Microcode updates

AMD has also released microcode updates for Zen 3 and 4. Installing these updates is not essential to effective mitigation of this vulnerability, as OS updates alone are capable of adequate mitigation. However, installing these updates may improve performance when mitigations for this vulnerability are enabled. In any case, installation of these updates is recommended.

These microcode updates are not needed for Zen 1 and 2.

Installing microcode updates alone does not provide adequate mitigation.

To reiterate, the indicated mitigation actions are as follows:

  • Zen 1 and Zen 2: Install OS updates.
  • Zen 3 and Zen 4: Install OS updates. If possible, deploy microcode updates (see below), though this is not required for full mitigation.

Tracking mitigation deployment

Once an OS update is installed, the update may be able to provide an indication of whether your hardware is vulnerable or not and, if so, whether mitigations are in place. Information on how to configure and verify operation for Linux-based operating systems is available here.

It is advisable to use these status reporting facilities, where available, to verify correct deployment of mitigations for this vulnerability.

For Linux, the “safe RET” and “IBPB” mitigation levels correspond to full mitigation of this vulnerability. All other mitigation levels provide only partial protection. The string “no microcode” will also appear in the status string if a microcode update is desirable but not present.

It can be valuable to install these OS updates even on systems which are not affected in order to get this status reporting, as this can ease confirming whether a system is affected or not.

Obtaining microcode updates for Zen 3 and 4

To deploy the microcode updates for Zen 3 and 4 provided by AMD, there are two options:

  • Install a system firmware update which incorporates these microcode updates provided by your system vendor. These updates will automatically deploy the microcode update at boot time. This is the preferred option.

  • Alternatively, if a firmware update is not available from your system vendor, you can install the AMD microcode update yourself using the procedures specific to your OS. Note that microcode updates need to be applied on every boot.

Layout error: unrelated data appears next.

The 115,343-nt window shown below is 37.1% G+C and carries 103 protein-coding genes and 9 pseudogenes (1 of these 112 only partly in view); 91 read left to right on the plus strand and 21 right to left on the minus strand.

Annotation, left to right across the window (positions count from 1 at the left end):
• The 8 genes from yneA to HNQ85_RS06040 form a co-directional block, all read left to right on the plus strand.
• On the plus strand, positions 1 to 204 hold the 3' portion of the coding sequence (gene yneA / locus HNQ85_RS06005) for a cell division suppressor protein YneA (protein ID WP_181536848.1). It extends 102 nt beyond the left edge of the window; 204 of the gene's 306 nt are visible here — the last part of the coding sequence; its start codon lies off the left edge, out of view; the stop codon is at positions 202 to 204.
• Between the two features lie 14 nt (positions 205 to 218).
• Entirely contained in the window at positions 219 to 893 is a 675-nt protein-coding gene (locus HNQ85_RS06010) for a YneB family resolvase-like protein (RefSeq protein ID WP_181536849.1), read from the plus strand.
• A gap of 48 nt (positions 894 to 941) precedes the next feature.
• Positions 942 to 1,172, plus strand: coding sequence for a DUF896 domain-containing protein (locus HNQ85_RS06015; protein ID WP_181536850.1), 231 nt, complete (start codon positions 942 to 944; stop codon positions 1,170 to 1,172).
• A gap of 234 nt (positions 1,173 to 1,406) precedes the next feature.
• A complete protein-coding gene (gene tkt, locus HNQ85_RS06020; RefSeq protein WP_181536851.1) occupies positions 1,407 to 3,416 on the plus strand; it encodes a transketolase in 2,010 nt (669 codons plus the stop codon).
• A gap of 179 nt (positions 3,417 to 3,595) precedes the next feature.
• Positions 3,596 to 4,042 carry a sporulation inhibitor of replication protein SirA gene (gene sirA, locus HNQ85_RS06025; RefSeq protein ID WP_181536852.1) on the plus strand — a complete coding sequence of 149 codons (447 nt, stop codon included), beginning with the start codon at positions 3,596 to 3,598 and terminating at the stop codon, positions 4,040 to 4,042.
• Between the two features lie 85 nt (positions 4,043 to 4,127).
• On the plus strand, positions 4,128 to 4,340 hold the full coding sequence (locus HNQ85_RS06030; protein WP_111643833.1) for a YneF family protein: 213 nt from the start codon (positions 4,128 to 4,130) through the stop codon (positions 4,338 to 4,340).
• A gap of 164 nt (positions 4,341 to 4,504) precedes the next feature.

Note also that it is generally advised to apply microcode updates as early as possible in the boot process.

You can confirm correct deployment of microcode using the mitigation status reporting mechanism provided by your (updated) OS, if your OS provides one, as discussed above.

Alternatively, you can verify the reported running microcode version numbers directly where your OS provides facilities to do so. Refer to the AMD bulletin for patched microcode version numbers.

OpenSSL Finances

,

We recently published our mission statement and values which included that our governance should be transparent. We’ve not really talked much about how we’re financed and where the money goes, so let’s make a start on changing that.

A little background for clarity: The OpenSSL project has two companies, registered in the USA.  The first, OpenSSL Software Foundation, is a non-profit organisation that is used to hold the copyrights, trademarks, as well as things like the contributor license agreements (CLA). The second, OpenSSL Software Services, is our commercial entity that provides companies with paid support and other services, and pays our consultants to work on those services as well as development on OpenSSL. The OpenSSL project relies on funding to maintain and improve OpenSSL, and the goal of OpenSSL Software Services is to ensure long term sustainable funding to the project.

The Heartbleed vulnerability in 2014 highlighted the lack of funding of OpenSSL. The Linux Foundation therefore started the Core Infrastructure Initiative (CII) to gather funding from organisations, and they paid for two full time people to work on OpenSSL for three years, as well as a security audit. While we were extremely grateful for this at a critical time in the project, we knew that this model, and the funding itself, was going to only be a short-term interim measure. We have experimented with different ways to generate revenue ourselves, such as by accepting contracts (or sponsors) for specific features, such as platform support and FIPS. While these are helpful, they didn’t lead to reliable sustainable revenue.

We have organisations sponsoring us, both large corporate sponsors and smaller donations via GitHub sponsors. These vary year to year, and at the time of publishing this blog we have one platinum sponsor, one gold, three silver, and three bronze. There are also some organisations that provide their services at no or reduced cost. This funding helps to maintain the hardware and infrastructure but isn’t sufficient or stable enough to hire people.

So since 2020, our main source of income is by selling support contracts. Companies can purchase a contract if they need technical help with OpenSSL or if they need access to support for older end of life versions such as OpenSSL 1.0.2. Another driver for taking out such contracts is FIPS, where companies may wish to have FIPS compliant products with OpenSSL by rebranding our OpenSSL 3 FIPS certificate.

At the time of writing this blog we have just over 70 active support contracts. This has increased significantly in the last year. We started with a much smaller number of contracts mostly from companies that were using OpenSSL 1.0.2 and looking to have a year or two of backported fixes and support while they transitioned to OpenSSL 3. This year we gained a number of contracts from companies looking to use OpenSSL 3 and needing a rebranded FIPS certificate. Currently we’re getting interest from companies looking for short-term transitional support as they move from OpenSSL 1.1.1 (which becomes end of life later this calendar year). The needs of our customers will change over time, and we have to keep making sure we deliver value to our customers year on year.